Now that’s how to make an episode of “American Horror Story: Asylum.”
It’s already been a strong season (or installment, or whatever it should be called), but as we head into the home stretch it’s great to see the show kicking into first gear and delivering an hour as stylish, thrilling and surprising as “Spilt Milk.” Director Alfonso Gomez-Rejon and writer Brad Falchuck really outdid themselves with this one.
Last week’s culmination of the Sister Mary Eunice possession storyline was strong, but now that she and Dr. Arden have left us, “Asylum” was able to focus in on three core “couples” Lana and Thredson, Sister Jude and the Monsignor, and Kit and Grace.
First up, we got what seemed to be some serious advancements in the alien storyline. Grace gives Kit a pretty heady information download: “Time works differently up there,” she tells Kit accompanied by beautifully evocative and downright eerie imagery from her time on the spaceship. “They’re not like us, Kit. They’re not cruel.”
But when Kit asks if Grace saw Alma, the mood turns somber. “They make mistakes,” she tells him and implies that Alma died under the aliens’ care. Grace has good news too: “You’re Special Kit. Our baby is special. He’s going to change the way people think.”
It’s very weird, and more than a little suspect (we find out later just how suspect when Kit sees Alma — alive — at their house after he’s released from Briarcliff), but Kit is a stand-up guy so he asks Grace to marry him so they can raise their baby together (this is still the early 1960s after all). Their brief moment of happiness is shattered when Monsignor Howard arrives with social services to take the baby away.
Later on, Kit’s able to retrieve the baby and bribe the Monsignor into letting Grace and him disappear without a trace from Briarcliff. But he’s only able to do that because of Lana.
Lana’s story is the core of the episode, as she finally gets a series of well deserved victories after weeks of torture and abuse. Sister Jude was able to convince Mother Claudia about the evils of Briarcliff, and while Jude is doped up on medications she herself ordered for the inmates, Claudia arrives to rescue Lana.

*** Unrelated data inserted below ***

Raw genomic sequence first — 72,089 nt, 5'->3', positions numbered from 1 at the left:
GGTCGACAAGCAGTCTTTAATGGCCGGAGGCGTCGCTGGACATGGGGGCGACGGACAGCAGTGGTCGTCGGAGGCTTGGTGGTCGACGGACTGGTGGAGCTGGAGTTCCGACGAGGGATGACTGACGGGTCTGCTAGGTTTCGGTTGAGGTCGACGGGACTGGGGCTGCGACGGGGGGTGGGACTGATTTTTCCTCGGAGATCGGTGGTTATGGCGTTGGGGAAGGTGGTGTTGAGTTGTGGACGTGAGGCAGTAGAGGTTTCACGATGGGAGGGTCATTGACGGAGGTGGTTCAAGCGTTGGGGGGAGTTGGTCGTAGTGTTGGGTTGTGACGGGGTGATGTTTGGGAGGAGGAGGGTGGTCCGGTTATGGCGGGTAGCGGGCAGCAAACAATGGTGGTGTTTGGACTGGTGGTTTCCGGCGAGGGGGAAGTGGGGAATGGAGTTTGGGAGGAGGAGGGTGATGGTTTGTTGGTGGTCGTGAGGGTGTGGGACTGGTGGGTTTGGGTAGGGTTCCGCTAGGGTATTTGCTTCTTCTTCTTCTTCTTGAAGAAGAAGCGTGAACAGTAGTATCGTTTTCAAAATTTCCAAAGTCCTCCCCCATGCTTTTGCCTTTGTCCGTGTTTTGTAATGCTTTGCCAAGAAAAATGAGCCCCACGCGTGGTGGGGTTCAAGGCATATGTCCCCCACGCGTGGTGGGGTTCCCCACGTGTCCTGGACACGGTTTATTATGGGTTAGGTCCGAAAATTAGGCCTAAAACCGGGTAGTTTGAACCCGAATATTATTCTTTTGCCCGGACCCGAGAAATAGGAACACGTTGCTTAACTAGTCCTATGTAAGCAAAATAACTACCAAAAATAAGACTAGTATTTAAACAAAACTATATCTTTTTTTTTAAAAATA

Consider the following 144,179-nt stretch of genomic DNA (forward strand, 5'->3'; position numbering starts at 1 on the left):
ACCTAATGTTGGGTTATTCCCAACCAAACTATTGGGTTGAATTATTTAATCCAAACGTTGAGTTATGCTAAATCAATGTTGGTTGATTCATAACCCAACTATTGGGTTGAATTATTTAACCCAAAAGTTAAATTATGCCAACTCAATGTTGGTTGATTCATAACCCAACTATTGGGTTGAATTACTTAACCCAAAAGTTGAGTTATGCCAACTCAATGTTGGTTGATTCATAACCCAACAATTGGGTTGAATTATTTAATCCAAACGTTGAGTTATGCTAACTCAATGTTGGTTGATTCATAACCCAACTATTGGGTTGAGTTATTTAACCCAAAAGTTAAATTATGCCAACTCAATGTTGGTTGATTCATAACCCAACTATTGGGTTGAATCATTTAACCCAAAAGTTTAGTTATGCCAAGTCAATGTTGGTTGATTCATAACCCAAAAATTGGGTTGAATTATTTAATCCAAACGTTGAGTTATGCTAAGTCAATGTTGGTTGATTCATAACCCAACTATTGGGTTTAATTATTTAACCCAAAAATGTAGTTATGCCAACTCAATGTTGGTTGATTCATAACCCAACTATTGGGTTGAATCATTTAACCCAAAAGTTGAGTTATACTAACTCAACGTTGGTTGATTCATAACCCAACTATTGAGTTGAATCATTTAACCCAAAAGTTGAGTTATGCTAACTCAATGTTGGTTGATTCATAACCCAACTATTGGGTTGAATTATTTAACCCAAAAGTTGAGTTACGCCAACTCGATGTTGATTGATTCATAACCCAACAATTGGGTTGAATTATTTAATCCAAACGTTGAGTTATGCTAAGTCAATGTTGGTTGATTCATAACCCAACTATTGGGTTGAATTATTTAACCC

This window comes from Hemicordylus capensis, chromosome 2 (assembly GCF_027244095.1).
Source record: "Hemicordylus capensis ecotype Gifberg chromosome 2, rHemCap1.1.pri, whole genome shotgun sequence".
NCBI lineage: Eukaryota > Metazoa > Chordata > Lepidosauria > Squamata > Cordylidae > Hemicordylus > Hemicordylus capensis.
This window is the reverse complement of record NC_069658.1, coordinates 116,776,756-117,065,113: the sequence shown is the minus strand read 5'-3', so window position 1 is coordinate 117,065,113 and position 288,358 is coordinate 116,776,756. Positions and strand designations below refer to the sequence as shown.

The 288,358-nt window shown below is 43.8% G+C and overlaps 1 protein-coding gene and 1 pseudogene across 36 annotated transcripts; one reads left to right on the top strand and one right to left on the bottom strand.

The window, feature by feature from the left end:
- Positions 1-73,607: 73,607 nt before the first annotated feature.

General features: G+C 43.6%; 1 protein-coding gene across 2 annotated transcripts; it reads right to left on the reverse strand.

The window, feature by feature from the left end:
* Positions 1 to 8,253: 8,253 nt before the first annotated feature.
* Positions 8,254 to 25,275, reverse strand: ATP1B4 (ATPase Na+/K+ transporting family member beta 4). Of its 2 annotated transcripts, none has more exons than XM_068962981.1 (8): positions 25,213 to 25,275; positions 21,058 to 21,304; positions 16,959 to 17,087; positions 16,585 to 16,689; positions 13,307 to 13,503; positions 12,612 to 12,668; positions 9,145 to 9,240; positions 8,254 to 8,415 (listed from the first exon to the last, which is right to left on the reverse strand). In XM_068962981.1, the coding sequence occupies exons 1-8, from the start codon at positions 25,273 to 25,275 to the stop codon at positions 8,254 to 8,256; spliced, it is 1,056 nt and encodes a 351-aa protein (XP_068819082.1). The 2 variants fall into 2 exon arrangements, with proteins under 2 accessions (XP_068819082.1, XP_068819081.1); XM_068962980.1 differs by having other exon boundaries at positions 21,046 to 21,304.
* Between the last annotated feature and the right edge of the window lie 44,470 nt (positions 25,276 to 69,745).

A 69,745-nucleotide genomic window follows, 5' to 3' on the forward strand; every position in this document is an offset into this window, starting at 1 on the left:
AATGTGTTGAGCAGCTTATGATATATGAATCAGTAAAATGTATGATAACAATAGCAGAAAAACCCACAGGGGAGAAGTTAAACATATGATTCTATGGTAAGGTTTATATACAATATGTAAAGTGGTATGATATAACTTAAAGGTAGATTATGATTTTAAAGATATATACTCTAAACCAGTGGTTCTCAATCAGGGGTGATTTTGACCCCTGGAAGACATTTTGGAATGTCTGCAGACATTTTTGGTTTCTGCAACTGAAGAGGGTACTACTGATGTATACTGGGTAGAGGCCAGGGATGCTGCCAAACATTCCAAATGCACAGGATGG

“I want it pulled down and the Earth salted,” Mother Claudia tells Lana about Briarcliff and immediately wins Lana’s trust. After a suspenseful escape (with clever use of split screen that director Brian De Palma would approve of), Lana walks right by Thredson and out of Briarcliff for good.
But it doesn’t end there. When Thredson goes home, Lana is waiting for him in the shadows. She’s holding a gun on him and proudly declares she’s given the police the recording she and Kit made of Thredson’s confession. “I’m actually relieved,” he tells her menacingly. “Living with secrets is not healthy.”
And then in a bravura sequence that switches back and forth between Lana and Thredson in the past and their “son” Johnny Morgan and a prostitute in the present, we see two generations of insanity in action (and hear the happy hooker deliver the night’s most hilariously twisted line: “I’d either say that you have a mommy fixation or a calcium deficiency”). As Thredson gleefully describes repeatedly raping the corpse of Lana’s dead lover Wendy, Lana finally goes berserk herself and shoots Thredson dead. (Did he bait her into it? He certainly had it coming.)
“I was going to do anything to get that story,” Lana tells her friends later at Wendy’s grave site. I just didn’t realize how much it was going to cost.” For now, at least, it seems that Lana has come out on top. The press is having a field day with her sexual orientation, but Thredson is dead, she’s out of Briarcliff, Kit is free and she even decides to keep her baby (oops!) as a symbolic way of ending the bloodshed.
That just leaves poor Sister Jude. Although Lana has vowed to rescue her, she’ll have to get past the Monsignor, who really doesn’t want an embarrassment like Jude ever getting out of Briarcliff. “I would’ve done anything for you,” a bitterly disappointed Jude spits at him. She mocks him for being seduced by the devil inside Sister Mary Eunice and declares: “I am more sane now as a madwoman than I ever was as the head of Briarcliff!”
So the Monsignor has her locked away in solitary. By the time Lana has obtained a court order and demands to see and talk to Jude, it’s already too late. The Monsignor tells Lana that Jude is dead. She hung herself in solitary.
And while the body count in Briarcliff has been so high lately you almost believe him, it’s revealed that he is, in fact, lying. Jude is locked away, waiting to be set free.
There’s still work to be done. And only two episodes left to do it.